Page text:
Taking It Apart:
To take the cover off the pedals, youll need an X-Acto knife, a #2 Phillips screwdriver, a long, large, flat screwdriver, a 10mm socket and pliers. The first thing to do is remove the pedals from the levers so you can take the plastic top off the base. Remove the gas pedal first using the flat blade screwdriver and the 10mm socket. Dont forget to keep your parts in a safe place.
Once the gas pedal is removed, its easier to get at the screw in the brake pedal. Now flip the pedals upside down to partially peel off the rubber feet so you can get at the screws underneath. The rubber feet are glued on strong, so youll need to use a knife or X-Acto knife (hobby knife) to separate them from the metal base. Dont take them all the way off! You only need to separate them a little more than half way. Just enough to reach the screws when you peel the rubber back. That way you wont have to glue them back on again. Once the four screws are removed from under the rubber feet, finish removing the other five screws that hold the cover on.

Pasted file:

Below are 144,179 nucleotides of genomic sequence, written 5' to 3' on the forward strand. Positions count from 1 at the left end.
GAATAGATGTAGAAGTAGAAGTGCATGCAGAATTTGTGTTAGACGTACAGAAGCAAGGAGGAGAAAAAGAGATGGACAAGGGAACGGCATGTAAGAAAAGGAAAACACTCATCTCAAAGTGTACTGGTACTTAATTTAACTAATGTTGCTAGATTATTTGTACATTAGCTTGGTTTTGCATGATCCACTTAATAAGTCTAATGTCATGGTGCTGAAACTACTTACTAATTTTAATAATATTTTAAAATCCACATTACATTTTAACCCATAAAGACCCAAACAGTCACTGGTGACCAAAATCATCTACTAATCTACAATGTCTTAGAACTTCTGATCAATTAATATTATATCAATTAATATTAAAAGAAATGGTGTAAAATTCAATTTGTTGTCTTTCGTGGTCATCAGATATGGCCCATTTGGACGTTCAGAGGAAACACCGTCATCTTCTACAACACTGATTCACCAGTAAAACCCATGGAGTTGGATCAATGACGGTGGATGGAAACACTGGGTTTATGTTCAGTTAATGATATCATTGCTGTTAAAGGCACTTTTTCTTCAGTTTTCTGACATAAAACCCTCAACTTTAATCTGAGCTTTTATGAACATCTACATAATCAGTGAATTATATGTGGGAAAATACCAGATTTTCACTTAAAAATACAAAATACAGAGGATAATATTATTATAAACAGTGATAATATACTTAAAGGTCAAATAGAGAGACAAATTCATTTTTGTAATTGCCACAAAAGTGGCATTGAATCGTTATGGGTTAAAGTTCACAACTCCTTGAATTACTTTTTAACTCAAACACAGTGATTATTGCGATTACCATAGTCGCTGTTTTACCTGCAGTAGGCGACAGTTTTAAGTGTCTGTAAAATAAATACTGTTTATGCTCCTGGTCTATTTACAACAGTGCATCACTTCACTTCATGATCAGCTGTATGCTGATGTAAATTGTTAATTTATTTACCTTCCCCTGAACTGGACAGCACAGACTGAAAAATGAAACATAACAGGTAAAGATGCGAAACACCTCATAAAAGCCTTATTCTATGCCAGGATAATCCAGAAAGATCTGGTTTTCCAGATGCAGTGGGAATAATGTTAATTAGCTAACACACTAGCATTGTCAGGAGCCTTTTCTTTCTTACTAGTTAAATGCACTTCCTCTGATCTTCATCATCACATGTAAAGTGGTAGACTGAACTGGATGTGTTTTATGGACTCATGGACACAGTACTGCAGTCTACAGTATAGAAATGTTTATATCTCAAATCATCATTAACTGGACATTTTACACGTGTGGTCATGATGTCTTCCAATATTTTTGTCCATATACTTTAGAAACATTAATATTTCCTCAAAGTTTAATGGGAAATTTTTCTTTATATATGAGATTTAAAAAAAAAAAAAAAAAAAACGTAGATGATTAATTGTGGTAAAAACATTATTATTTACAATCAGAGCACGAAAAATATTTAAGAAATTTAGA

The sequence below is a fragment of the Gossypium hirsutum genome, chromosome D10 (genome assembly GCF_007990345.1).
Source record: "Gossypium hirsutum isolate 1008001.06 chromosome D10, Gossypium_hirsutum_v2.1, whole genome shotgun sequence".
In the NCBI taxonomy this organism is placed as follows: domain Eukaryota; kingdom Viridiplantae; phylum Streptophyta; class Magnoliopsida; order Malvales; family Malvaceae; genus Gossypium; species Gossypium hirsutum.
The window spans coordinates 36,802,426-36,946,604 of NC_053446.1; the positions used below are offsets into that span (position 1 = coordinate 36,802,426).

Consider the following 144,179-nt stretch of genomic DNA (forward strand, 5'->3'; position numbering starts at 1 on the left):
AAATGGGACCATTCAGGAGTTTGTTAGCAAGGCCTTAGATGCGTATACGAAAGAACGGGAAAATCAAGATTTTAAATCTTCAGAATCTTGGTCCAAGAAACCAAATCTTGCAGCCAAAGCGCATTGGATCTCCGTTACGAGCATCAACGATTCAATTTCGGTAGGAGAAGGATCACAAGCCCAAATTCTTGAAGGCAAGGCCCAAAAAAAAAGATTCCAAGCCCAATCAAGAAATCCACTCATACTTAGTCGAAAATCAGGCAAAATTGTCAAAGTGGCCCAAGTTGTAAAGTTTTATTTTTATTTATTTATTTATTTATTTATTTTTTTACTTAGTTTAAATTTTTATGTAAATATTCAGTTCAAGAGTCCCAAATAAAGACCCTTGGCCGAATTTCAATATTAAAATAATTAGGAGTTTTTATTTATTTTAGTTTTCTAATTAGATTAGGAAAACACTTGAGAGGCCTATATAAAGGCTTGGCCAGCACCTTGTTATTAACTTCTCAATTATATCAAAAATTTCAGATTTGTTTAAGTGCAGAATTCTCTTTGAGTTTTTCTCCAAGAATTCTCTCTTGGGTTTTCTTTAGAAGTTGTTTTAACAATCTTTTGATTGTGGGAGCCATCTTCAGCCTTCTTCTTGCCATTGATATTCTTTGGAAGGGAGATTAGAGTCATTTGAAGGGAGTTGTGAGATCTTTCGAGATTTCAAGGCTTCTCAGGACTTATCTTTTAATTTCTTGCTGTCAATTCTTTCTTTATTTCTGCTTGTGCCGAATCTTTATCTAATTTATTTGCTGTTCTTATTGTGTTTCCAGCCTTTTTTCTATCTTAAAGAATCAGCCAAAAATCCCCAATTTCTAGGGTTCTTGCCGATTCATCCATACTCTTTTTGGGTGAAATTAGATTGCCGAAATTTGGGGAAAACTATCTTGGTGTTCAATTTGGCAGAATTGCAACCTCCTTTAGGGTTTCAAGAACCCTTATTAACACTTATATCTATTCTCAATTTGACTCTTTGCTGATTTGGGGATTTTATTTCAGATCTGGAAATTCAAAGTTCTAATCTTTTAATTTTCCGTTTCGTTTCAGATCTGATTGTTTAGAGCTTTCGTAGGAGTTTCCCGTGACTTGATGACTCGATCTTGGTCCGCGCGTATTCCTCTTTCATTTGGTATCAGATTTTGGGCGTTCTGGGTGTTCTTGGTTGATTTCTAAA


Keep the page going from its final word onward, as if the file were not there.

A Simple Modification:
There are 2 screws holding the upper lever in place and riding in the slot in the bracket. The top screw hits the top of the slot and limits the pedal throw. Using pliers or a socket and a #2 Phillips screwdriver, remove the nuts and lock washer from the top screw. When you remove the screw, youll also have to remove the brass spacer (some units have a nylon/plastic spacer).
If yours has the brass spacer (sleeve), you'll need to cut the plastic double washer that bridges the top and bottom screws, or get a new, single washer.
When you've finished removing the top screw, take the nuts off the bottom screw, replace the washer or cut the double washer and put the nuts back on. Tighten them slightly. Push the upper lever up and down, and loosen the nuts until the lever moves smoothly, without binding. It may have to be quite loose. If you have the brass spacer, make sure it isn't so loose that it pulls out of the hole in the lower bracket. If you have the plastic spacer, don't worry about it, it won't pull through.